A skilled, loyal workforce keeps things running
A big component of keeping these facilities running is having skilled staff that can be at the facility at a moment’s notice and be willing to camp out during disasters. SNHA designs facilities with locker rooms, showers, and sleeping areas — and our clients invest in creating workplaces that can keep employees happy.
These facilities not only help attract talented staff but create loyalty and a strong workplace culture. Data center campuses, which are often in remote locations far from other amenities, provide a human-centric place for employees to work in the middle of a technology-drenched environment. When crunch time hits, data centers have cultivated a positive workplace experience that helps their workforce do what it takes to keep the data flowing smoothly in the midst of challenging circumstances.
It’s worth noting that when data centers do experience a failure, the cause is most often human error. In an environment where down time isn’t acceptable, keeping workers happy, productive and sharp isn’t just good business practice, it’s a critical part of corporate and facility resiliency.
In order to support workforce satisfaction and competency, SNHA not only builds in amenities, we consider every aspect of the end-user experience and facilitate needs like parking, wayfinding and even training. In fact, before our data centers are built, we create a full virtual rendering designed to give employees a chance to walk through and train for working in a new environment, even before the walls are up.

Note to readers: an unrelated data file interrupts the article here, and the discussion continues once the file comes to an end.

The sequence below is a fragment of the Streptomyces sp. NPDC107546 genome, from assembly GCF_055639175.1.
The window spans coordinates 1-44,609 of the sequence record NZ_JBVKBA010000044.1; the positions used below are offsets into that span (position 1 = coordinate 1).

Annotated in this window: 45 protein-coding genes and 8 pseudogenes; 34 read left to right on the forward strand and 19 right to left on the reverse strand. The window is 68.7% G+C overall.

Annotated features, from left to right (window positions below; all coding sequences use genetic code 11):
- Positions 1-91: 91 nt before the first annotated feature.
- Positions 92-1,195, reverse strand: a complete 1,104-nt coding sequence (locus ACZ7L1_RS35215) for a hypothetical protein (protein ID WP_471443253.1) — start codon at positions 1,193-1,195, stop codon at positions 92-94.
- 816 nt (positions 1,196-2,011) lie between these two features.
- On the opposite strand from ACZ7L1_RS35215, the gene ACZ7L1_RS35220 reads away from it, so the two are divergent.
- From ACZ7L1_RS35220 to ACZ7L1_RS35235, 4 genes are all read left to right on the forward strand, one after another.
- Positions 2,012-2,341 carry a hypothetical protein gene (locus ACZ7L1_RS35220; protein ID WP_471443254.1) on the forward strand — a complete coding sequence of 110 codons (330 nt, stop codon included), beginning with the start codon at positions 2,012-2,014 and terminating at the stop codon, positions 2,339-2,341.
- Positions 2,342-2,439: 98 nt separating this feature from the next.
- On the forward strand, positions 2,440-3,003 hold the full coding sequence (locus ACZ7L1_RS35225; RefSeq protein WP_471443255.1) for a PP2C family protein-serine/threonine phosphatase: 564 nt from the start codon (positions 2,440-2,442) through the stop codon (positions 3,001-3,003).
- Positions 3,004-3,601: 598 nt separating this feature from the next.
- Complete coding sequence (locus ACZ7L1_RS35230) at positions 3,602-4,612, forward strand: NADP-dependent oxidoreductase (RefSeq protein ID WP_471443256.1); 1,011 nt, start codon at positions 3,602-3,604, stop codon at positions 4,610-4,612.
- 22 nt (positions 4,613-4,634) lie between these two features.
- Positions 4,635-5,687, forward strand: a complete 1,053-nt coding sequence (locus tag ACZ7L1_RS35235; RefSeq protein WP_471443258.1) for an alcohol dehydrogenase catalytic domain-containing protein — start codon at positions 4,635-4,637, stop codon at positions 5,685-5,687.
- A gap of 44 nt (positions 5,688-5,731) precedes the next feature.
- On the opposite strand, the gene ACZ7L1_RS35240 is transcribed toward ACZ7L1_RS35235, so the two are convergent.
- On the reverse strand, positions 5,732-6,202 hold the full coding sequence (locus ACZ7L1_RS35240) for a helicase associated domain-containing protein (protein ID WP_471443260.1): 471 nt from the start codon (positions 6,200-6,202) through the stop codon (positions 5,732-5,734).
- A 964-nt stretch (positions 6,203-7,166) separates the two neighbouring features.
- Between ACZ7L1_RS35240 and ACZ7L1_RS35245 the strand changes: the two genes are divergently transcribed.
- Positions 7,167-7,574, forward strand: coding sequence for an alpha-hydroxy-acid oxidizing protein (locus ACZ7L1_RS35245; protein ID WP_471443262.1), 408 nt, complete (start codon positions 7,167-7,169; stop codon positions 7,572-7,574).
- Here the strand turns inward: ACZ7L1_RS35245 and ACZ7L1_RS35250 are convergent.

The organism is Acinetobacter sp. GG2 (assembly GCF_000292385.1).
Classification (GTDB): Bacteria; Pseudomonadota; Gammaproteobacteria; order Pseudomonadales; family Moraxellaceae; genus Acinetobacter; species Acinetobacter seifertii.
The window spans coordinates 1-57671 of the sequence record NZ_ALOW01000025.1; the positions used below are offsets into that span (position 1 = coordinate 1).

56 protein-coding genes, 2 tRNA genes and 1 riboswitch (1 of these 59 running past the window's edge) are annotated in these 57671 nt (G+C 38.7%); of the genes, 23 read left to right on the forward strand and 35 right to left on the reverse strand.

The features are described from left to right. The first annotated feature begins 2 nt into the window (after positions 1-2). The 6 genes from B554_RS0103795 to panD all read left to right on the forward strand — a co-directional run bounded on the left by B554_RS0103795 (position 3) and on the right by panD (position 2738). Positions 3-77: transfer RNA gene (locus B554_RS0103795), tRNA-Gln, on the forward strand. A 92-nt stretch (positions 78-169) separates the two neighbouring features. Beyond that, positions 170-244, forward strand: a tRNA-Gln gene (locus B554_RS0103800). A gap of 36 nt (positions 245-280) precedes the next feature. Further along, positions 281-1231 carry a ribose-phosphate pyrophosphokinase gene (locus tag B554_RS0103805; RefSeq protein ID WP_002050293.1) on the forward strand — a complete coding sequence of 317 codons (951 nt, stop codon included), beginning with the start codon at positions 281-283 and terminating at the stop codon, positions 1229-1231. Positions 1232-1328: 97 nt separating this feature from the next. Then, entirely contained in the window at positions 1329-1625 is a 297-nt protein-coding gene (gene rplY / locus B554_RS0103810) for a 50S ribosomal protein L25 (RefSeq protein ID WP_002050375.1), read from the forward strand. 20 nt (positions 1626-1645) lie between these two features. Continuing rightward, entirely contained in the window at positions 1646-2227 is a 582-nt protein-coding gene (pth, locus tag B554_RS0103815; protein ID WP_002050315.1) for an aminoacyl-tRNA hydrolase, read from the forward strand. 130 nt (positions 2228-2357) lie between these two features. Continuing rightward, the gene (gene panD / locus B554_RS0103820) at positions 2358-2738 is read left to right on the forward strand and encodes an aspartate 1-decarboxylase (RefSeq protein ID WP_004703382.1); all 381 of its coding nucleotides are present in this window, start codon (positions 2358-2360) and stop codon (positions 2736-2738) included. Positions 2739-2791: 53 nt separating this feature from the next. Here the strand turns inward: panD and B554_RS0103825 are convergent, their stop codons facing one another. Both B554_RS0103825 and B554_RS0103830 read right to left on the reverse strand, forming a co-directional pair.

Automation offers expanded options
Though data centers do require on-site workers to keep the servers running, remote monitoring and selective automation of processes allows even large data centers to operate with a skeleton crew, as they have been during the Covid crisis. Systems such as vast cooling and mechanical systems are made more efficient and manageable through automation that allows precise control from a computer screen that might be in a different facility, miles away.
But, while building in automation might create seamless control and help to eliminate human error, many aspects of data center construction and maintenance are not automation-friendly. Even in a tech-forward environment, data centers must carefully evaluate how to strategically deploy automation to enhance the workings of a facility, without undermining its efficiency or use or introducing vulnerabilities.
By focusing attention on these five areas, data centers have created a blueprint for infrastructure that can not only survive challenges, but thrive amidst them. The pandemic has been the proving ground, but the near future will demonstrate how other industries and facilities are able to put these lessons into practice to weather the crises that come.